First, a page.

Ferrer believes Guardiola's innovative, progressive approach to the game was born during that period under Cruyff, himself a staunch defender of Barcelona's cherished attacking philosophy.
"Pep tried to play simple football," said Ferrer of his friend, also Catalan born and bred. "He created the philosophy where if you can play an easy pass why would you play a difficult one?
"Barcelona are one of the few teams who always had 70-75% possession in games because of the players they had and the philosophy of keeping the ball. He was very demanding of that -- not giving the ball away.
"All the teams now defend against Barcelona and he had to adapt to those solutions. He didn't always play the same system -- with three defenders or four, playing with a '9' (a traditional striker) or without a '9' -- always making things difficult for the opposition.
"All the movements he created, with the two full backs pushed forward and the center backs very wide, all started with him."
Michael Cox, from the Zonal Marking website, attributes the development of Guardiola's coaching philosophy to how the former Barca captain's own playing career panned out -- where there was a general loss of faith in the deep-lying midfield position Guardiola used to occupy in favor of more aggressive midfielders
"He had to leave Barcelona as a player and take quite a big drop down to Brescia (in Italy) because, frankly, no good club wanted a player in that mold. Everyone wanted big battlers deep in midfield, like Patrick Vieira, Edgar Davids, Roy Keane, Claude Makelele.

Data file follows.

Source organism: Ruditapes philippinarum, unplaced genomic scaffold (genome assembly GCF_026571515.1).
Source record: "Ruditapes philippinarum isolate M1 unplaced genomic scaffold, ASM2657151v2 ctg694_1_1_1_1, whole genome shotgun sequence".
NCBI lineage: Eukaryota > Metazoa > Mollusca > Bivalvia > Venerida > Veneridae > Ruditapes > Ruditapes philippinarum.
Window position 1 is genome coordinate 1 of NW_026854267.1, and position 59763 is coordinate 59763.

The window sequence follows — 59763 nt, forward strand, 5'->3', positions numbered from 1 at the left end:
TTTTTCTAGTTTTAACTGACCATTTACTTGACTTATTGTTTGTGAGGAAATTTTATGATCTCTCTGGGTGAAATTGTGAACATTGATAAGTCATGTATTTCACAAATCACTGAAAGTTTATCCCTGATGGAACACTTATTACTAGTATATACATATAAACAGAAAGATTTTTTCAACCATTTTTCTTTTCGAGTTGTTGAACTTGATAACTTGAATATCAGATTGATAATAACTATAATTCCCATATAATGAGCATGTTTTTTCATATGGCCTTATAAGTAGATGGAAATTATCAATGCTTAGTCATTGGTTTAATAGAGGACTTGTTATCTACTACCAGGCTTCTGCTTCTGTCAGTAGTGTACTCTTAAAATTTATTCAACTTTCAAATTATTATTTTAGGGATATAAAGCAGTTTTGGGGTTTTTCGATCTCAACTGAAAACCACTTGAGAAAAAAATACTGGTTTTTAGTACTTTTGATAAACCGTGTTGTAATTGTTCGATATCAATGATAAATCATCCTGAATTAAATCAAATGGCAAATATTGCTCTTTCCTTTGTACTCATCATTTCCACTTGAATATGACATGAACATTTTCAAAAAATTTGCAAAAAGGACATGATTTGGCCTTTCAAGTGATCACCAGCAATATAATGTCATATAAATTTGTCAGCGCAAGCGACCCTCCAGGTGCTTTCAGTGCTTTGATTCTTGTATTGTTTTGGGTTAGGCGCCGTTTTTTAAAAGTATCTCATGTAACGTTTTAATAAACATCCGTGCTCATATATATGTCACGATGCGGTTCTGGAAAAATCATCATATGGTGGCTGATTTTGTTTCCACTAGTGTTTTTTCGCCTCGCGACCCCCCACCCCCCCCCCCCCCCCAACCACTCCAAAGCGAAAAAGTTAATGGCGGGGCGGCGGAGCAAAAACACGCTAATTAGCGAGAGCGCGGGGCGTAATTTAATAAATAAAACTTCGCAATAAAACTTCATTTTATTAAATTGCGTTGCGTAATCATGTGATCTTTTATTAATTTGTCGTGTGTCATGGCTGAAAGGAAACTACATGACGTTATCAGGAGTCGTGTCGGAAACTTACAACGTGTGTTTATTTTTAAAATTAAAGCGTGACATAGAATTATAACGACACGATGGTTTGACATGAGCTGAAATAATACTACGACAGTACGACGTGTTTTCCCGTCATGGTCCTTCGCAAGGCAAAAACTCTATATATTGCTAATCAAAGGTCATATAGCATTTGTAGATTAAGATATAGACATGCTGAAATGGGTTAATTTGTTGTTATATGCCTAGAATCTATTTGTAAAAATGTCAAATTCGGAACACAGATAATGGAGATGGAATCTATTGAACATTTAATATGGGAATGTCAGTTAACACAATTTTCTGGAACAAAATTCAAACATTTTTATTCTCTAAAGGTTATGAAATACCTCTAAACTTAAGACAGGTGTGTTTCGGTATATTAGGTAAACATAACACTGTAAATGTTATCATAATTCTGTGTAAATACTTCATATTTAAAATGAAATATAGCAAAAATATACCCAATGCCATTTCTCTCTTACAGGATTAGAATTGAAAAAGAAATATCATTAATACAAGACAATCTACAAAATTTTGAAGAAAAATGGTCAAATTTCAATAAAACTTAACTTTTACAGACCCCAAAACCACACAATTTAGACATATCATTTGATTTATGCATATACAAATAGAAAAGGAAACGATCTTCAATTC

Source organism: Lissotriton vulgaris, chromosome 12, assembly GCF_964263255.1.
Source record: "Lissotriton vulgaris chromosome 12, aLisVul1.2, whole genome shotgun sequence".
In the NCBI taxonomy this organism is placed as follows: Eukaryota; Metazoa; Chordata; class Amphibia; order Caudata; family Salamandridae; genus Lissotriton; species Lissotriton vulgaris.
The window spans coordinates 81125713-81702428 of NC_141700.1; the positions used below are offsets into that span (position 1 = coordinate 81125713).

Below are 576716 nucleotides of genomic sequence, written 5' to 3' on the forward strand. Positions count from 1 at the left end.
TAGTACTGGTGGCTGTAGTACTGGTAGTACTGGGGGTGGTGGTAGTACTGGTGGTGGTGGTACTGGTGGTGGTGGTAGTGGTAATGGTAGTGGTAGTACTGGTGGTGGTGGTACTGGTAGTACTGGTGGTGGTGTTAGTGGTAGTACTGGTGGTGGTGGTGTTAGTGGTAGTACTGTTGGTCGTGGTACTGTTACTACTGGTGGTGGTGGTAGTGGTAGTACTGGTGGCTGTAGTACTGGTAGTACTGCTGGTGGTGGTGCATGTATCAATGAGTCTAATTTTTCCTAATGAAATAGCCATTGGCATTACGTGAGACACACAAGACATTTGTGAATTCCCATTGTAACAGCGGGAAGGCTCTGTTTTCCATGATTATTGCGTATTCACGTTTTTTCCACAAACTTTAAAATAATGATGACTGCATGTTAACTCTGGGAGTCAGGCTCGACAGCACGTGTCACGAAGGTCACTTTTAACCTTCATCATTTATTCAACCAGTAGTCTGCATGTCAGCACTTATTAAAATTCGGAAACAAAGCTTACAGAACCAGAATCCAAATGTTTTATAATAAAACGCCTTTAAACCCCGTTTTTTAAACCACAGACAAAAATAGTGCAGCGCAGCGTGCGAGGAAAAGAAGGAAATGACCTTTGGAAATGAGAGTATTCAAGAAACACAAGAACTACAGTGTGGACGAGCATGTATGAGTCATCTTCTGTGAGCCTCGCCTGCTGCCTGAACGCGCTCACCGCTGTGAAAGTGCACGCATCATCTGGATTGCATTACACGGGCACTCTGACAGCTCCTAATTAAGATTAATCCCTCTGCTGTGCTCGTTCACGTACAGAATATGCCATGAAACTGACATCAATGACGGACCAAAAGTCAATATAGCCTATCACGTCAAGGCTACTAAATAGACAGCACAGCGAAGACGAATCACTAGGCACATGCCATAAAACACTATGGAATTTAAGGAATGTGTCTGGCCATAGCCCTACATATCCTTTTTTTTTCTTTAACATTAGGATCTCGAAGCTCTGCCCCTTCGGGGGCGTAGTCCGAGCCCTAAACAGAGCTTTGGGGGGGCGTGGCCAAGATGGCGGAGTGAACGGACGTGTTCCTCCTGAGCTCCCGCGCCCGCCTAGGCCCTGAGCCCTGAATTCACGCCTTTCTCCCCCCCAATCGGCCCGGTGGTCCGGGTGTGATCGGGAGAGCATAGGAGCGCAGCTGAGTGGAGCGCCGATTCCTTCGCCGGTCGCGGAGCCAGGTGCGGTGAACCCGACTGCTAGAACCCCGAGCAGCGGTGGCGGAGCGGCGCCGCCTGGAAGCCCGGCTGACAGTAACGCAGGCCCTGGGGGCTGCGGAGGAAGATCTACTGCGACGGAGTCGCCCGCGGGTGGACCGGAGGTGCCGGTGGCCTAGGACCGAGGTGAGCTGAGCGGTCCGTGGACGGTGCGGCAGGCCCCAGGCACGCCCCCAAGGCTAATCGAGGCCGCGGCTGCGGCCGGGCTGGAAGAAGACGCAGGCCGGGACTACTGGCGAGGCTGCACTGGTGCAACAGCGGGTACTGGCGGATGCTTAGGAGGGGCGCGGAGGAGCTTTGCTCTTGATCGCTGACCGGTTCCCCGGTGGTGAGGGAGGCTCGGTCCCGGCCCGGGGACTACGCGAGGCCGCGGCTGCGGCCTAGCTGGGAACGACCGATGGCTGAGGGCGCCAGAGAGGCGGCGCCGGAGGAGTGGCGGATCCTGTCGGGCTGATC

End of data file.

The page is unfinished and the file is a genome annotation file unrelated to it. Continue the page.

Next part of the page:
"Now, he's managed to construct a team featuring four players who looked up to him when they were in the Barcelona youth team: Sergio Busquets, Xavi, Iniesta, Fabregas.
"I think almost every big club in Europe has copied Barcelona's way of playing, to a certain extent, in recent years. It's remarkable that that is now the way to play football, considering his struggles towards the end of his playing career as a deep-lying passer."
As ever in the often fickle world of football, Guardiola has his detractors, who attribute his success as a masterstroke of timing, claiming his tenure conveniently began just as a clutch of great players rolled off the famed Barcelona production line.
And while there may be truth in that argument, Lowe believes it was the way Guardiola allied the likes of Xavi, Iniesta, Messi, Busquets and Fabregas to his own football philosophy that was more pertinent.